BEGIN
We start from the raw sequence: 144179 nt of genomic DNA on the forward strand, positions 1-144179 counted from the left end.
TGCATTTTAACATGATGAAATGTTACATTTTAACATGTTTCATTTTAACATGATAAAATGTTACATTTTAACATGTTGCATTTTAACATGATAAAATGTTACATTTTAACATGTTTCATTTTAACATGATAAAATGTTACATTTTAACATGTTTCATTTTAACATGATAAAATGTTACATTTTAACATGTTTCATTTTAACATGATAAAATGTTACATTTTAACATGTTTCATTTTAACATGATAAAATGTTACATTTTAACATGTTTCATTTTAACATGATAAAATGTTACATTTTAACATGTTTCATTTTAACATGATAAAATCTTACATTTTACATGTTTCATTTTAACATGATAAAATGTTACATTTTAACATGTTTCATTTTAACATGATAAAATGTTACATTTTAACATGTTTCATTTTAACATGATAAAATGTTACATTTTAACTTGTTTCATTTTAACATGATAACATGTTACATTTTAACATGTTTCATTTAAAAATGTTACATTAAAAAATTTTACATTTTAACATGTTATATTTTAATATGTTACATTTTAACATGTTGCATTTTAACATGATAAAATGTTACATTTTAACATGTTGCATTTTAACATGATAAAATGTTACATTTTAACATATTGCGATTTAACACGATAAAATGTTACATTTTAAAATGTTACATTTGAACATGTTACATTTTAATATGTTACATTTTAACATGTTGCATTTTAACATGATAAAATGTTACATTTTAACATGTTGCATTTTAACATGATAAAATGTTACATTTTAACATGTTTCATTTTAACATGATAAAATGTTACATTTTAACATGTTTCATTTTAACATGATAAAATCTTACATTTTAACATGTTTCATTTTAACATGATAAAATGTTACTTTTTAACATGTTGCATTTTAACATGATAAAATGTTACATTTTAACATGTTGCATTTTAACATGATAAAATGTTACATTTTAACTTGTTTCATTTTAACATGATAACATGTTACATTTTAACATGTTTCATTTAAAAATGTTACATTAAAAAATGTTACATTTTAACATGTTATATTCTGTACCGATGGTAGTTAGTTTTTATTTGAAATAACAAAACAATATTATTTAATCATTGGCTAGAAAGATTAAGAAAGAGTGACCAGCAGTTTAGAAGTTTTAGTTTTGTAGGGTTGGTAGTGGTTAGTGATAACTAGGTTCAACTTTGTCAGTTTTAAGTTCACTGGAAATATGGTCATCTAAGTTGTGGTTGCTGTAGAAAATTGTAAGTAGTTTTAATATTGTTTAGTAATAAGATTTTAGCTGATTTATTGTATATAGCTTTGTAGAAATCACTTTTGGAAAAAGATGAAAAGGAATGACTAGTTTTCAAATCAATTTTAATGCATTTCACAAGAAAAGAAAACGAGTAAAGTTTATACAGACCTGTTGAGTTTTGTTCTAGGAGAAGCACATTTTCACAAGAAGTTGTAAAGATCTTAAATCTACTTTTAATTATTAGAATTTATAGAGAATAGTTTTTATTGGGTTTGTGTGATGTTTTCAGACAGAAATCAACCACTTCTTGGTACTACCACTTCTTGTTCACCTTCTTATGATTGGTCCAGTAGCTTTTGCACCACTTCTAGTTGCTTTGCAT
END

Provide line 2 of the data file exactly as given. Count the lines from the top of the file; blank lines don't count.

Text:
TGCATTTTAACATGATGAAATGTTACATTTTAACATGTTTCATTTTAACATGATAAAATGTTACATTTTAACATGTTGCATTTTAACATGATAAAATGTTACATTTTAACATGTTTCATTTTAACATGATAAAATGTTACATTTTAACATGTTTCATTTTAACATGATAAAATGTTACATTTTAACATGTTTCATTTTAACATGATAAAATGTTACATTTTAACATGTTTCATTTTAACATGATAAAATGTTACATTTTAACATGTTTCATTTTAACATGATAAAATGTTACATTTTAACATGTTTCATTTTAACATGATAAAATCTTACATTTTACATGTTTCATTTTAACATGATAAAATGTTACATTTTAACATGTTTCATTTTAACATGATAAAATGTTACATTTTAACATGTTTCATTTTAACATGATAAAATGTTACATTTTAACTTGTTTCATTTTAACATGATAACATGTTACATTTTAACATGTTTCATTTAAAAATGTTACATTAAAAAATTTTACATTTTAACATGTTATATTTTAATATGTTACATTTTAACATGTTGCATTTTAACATGATAAAATGTTACATTTTAACATGTTGCATTTTAACATGATAAAATGTTACATTTTAACATATTGCGATTTAACACGATAAAATGTTACATTTTAAAATGTTACATTTGAACATGTTACATTTTAATATGTTACATTTTAACATGTTGCATTTTAACATGATAAAATGTTACATTTTAACATGTTGCATTTTAACATGATAAAATGTTACATTTTAACATGTTTCATTTTAACATGATAAAATGTTACATTTTAACATGTTTCATTTTAACATGATAAAATCTTACATTTTAACATGTTTCATTTTAACATGATAAAATGTTACTTTTTAACATGTTGCATTTTAACATGATAAAATGTTACATTTTAACATGTTGCATTTTAACATGATAAAATGTTACATTTTAACTTGTTTCATTTTAACATGATAACATGTTACATTTTAACATGTTTCATTTAAAAATGTTACATTAAAAAATGTTACATTTTAACATGTTATATTCTGTACCGATGGTAGTTAGTTTTTATTTGAAATAACAAAACAATATTATTTAATCATTGGCTAGAAAGATTAAGAAAGAGTGACCAGCAGTTTAGAAGTTTTAGTTTTGTAGGGTTGGTAGTGGTTAGTGATAACTAGGTTCAACTTTGTCAGTTTTAAGTTCACTGGAAATATGGTCATCTAAGTTGTGGTTGCTGTAGAAAATTGTAAGTAGTTTTAATATTGTTTAGTAATAAGATTTTAGCTGATTTATTGTATATAGCTTTGTAGAAATCACTTTTGGAAAAAGATGAAAAGGAATGACTAGTTTTCAAATCAATTTTAATGCATTTCACAAGAAAAGAAAACGAGTAAAGTTTATACAGACCTGTTGAGTTTTGTTCTAGGAGAAGCACATTTTCACAAGAAGTTGTAAAGATCTTAAATCTACTTTTAATTATTAGAATTTATAGAGAATAGTTTTTATTGGGTTTGTGTGATGTTTTCAGACAGAAATCAACCACTTCTTGGTACTACCACTTCTTGTTCACCTTCTTATGATTGGTCCAGTAGCTTTTGCACCACTTCTAGTTGCTTTGCAT